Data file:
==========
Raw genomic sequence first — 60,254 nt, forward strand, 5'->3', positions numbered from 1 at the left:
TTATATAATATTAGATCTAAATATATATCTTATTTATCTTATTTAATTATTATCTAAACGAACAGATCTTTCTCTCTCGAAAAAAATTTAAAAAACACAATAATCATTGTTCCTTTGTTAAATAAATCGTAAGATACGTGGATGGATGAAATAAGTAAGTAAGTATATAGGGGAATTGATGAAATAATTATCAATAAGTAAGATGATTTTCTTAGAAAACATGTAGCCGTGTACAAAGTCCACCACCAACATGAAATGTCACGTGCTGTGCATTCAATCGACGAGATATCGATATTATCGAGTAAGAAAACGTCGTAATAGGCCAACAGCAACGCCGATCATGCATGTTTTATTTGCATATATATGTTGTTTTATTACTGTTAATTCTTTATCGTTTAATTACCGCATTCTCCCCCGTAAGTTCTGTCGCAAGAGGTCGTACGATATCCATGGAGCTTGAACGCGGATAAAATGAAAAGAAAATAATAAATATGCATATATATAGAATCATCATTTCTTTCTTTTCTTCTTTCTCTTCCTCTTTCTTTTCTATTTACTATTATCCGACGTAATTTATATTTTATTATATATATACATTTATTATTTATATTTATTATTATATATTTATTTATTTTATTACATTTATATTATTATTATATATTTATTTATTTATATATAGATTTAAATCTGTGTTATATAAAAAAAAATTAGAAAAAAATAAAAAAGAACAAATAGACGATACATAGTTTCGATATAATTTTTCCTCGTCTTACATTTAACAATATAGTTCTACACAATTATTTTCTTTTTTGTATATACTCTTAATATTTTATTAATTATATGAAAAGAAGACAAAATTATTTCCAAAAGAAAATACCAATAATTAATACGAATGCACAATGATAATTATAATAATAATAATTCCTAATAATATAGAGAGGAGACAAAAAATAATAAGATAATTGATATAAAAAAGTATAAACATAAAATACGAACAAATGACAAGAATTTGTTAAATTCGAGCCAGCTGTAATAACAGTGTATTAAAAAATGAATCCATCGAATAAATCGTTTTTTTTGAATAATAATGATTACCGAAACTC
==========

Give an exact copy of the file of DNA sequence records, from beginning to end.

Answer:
Raw genomic sequence first — 60,254 nt, forward strand, 5'->3', positions numbered from 1 at the left:
TTATATAATATTAGATCTAAATATATATCTTATTTATCTTATTTAATTATTATCTAAACGAACAGATCTTTCTCTCTCGAAAAAAATTTAAAAAACACAATAATCATTGTTCCTTTGTTAAATAAATCGTAAGATACGTGGATGGATGAAATAAGTAAGTAAGTATATAGGGGAATTGATGAAATAATTATCAATAAGTAAGATGATTTTCTTAGAAAACATGTAGCCGTGTACAAAGTCCACCACCAACATGAAATGTCACGTGCTGTGCATTCAATCGACGAGATATCGATATTATCGAGTAAGAAAACGTCGTAATAGGCCAACAGCAACGCCGATCATGCATGTTTTATTTGCATATATATGTTGTTTTATTACTGTTAATTCTTTATCGTTTAATTACCGCATTCTCCCCCGTAAGTTCTGTCGCAAGAGGTCGTACGATATCCATGGAGCTTGAACGCGGATAAAATGAAAAGAAAATAATAAATATGCATATATATAGAATCATCATTTCTTTCTTTTCTTCTTTCTCTTCCTCTTTCTTTTCTATTTACTATTATCCGACGTAATTTATATTTTATTATATATATACATTTATTATTTATATTTATTATTATATATTTATTTATTTTATTACATTTATATTATTATTATATATTTATTTATTTATATATAGATTTAAATCTGTGTTATATAAAAAAAAATTAGAAAAAAATAAAAAAGAACAAATAGACGATACATAGTTTCGATATAATTTTTCCTCGTCTTACATTTAACAATATAGTTCTACACAATTATTTTCTTTTTTGTATATACTCTTAATATTTTATTAATTATATGAAAAGAAGACAAAATTATTTCCAAAAGAAAATACCAATAATTAATACGAATGCACAATGATAATTATAATAATAATAATTCCTAATAATATAGAGAGGAGACAAAAAATAATAAGATAATTGATATAAAAAAGTATAAACATAAAATACGAACAAATGACAAGAATTTGTTAAATTCGAGCCAGCTGTAATAACAGTGTATTAAAAAATGAATCCATCGAATAAATCGTTTTTTTTGAATAATAATGATTACCGAAACTC